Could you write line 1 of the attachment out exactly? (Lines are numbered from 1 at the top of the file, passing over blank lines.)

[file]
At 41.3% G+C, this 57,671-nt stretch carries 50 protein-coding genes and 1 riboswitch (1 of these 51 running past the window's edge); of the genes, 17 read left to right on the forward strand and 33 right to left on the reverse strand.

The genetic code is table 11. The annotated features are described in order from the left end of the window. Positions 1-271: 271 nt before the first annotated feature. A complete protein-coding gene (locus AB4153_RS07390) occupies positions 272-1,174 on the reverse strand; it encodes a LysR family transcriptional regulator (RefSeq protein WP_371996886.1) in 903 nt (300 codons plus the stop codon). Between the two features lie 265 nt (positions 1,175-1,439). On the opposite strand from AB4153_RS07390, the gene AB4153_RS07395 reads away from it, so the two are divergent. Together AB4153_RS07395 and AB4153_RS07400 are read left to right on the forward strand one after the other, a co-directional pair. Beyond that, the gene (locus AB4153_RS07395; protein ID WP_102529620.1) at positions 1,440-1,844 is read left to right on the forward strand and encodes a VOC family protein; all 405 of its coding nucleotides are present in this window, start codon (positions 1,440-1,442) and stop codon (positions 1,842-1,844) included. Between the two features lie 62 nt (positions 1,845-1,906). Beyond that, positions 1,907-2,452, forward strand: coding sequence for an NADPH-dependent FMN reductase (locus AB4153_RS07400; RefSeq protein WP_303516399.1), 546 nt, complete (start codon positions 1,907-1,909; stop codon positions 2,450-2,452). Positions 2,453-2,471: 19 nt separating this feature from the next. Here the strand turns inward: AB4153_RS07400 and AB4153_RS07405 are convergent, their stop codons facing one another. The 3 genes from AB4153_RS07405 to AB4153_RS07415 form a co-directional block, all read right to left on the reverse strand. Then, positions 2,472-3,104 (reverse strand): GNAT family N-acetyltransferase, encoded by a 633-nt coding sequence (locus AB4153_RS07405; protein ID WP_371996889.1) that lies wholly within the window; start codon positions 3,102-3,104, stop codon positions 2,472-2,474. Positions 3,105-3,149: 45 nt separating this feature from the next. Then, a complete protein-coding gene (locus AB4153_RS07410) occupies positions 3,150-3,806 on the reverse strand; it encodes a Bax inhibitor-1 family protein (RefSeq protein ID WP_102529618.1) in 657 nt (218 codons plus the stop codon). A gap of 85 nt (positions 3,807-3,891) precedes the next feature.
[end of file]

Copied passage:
At 41.3% G+C, this 57,671-nt stretch carries 50 protein-coding genes and 1 riboswitch (1 of these 51 running past the window's edge); of the genes, 17 read left to right on the forward strand and 33 right to left on the reverse strand.